Three women in a maternity ward reveal their lives and intimate thoughts to each other while in a maternity ward together, where they face the choice of keeping their babies or offering them for adoption.
It's late nineteenth century Sweden. Middle aged lawyer Fredrik Egerman and his nineteen year old current wife Anne Egerman's two-year marriage has not yet been consummated. Fredrik wants to give Anne as much time as she needs to feel comfortable before losing her virginity. Although she loved Fredrik when they got married, Anne realizes she is attracted to Fredrik's adult son, Henrik Egerman, a brooding seminary student who is home following his most recent exams. Also a virgin, Henrik has been in an awkward flirtation with the Egermans' sexually experienced maid, Petra, in an effort to lose his virginity. When she first sees actress Desirée Armfeldt, Anne, without Fredrik telling her, knows that Desirée and Fredrik used to be lovers, the two who still have feelings for each other. Desirée currently is having an affair with married Count Carl-Magnus Malcolm. While he is jealous of any man who Desirée shows any attention to such as Fredrik, he is not the same with his young wife, the ...Written by
Filmed in 55 days in the midst of a heatwave. See more »
When Fredrik smashes his wine glass on a table he's reprimanded by his father and in the reaction shot, he's still holding the glass of wine, unbroken. See more »
We all know that each man has his dignity. We women have the right to commit manifold sins against husbands, lovers and sons, excepting one: to offend their dignity. If we do so, we are foolish and must bear the consequences. Rather, we should make of a man's dignity our foremost ally and caress it, soothe it, speak fondly to it and handle it as our dearest toy. Only then do we have a man in our hands, at our feet, or wherever else we want him at that particular moment.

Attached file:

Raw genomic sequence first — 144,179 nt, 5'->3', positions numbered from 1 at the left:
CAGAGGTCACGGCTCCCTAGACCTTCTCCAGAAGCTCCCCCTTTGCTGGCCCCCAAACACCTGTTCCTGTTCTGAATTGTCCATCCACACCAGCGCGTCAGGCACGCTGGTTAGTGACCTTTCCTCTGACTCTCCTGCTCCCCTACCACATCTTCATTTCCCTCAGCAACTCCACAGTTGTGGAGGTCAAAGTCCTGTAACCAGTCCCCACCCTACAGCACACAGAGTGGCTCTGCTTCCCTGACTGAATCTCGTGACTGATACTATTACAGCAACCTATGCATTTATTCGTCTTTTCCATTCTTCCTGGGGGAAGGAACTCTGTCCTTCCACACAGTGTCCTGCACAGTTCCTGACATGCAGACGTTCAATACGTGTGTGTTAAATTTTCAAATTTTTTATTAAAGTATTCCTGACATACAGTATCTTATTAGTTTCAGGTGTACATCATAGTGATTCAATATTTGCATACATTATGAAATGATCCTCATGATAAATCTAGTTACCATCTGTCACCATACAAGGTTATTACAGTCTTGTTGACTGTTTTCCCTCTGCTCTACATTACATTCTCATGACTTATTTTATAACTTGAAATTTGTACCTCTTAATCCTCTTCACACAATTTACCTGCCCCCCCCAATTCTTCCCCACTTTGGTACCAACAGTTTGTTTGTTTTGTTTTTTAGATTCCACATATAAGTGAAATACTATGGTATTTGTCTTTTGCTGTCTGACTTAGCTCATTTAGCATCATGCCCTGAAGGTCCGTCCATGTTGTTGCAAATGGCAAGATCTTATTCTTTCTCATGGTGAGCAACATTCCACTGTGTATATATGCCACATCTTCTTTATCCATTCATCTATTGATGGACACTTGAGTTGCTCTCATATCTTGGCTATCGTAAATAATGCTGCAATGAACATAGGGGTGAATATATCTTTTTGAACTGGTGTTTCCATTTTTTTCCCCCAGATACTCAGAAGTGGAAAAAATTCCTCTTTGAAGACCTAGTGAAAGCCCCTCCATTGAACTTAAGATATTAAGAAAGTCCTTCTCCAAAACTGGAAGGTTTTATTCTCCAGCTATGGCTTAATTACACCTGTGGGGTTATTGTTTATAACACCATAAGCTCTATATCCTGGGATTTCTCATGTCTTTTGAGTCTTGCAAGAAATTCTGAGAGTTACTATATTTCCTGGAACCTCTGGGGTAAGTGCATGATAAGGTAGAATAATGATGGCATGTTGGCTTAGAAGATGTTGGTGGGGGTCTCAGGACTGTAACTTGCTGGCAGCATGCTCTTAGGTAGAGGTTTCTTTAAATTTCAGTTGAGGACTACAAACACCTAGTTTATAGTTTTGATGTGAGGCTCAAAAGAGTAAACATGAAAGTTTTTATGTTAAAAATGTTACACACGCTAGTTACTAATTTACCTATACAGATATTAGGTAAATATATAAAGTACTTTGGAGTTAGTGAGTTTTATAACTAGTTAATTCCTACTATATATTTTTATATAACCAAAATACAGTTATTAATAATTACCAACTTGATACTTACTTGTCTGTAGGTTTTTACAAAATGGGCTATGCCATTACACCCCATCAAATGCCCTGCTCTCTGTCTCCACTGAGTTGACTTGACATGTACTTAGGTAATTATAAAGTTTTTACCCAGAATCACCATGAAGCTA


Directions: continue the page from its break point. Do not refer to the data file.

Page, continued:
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Originally, the UK theatrical version had the words "lust" changed to "passion" and "lecherous fantasies" changed to "unspeakable dreams". The lines "Nearly everything that's fun is a sin. Then I say three cheers for sin" were completely cut. See more »
It takes place at the turn of the century. Fredrik Egerman is an old, cynical man who is married to beautiful, young (20) Anne. She can't have sex with him--she's too afraid. He knows and agrees to be patient. He also has a son from a previous marriage (Henrik) who is attracted to Anne. He's also attracted to the maid Petra. Then there's Desiree, a former mistress of Fredrik who is now sleeping with Malcolm (who's also married) and still attracted to Fredrik. Got all that? They all end up spending a summer weekend at a beautiful house in the woods. Things come to a head.
I've always wanted to see this--the title alone is beautiful. I did see it in a revival theatre in the 1980s--I hated it. The print was lousy and edited! During a fairly explicit (for 1955) talk about sex the subtitles disappeared! Just saw it again--unedited and in pretty good shape. While I don't think this is a masterpiece (I'm not a Bergman fan) I did like this.
It is funny--but pretty subtle. The relationships are all complicated but you do have them straight by the end. What's really good about this film is how Bergman treats (and shows) his female characters. Except for Anne (but she changes) they're strong, stand up for themselves and find men and their ways amusing--some of Desirre's looks were very funny. Also, in the form of Petra, they want sex and have no problem letting men know. For 1955 audiences this must have been shocking--Petra (almost) bares her breast and the sexual talk between women is very frank.
The acting is good by everybody...but the film is lacking in romance. I never believed any of these characters loved each other. Also it's slow-moving but it all ends happily. So I did like it--I give it an 8.
Later musicalized by Stephen Sondheim as "A Little Night Music" and disastrously remade (sort of) in Woody Allen's "A Midsummers Night Sex Comedy". Avoid that one at all costs.
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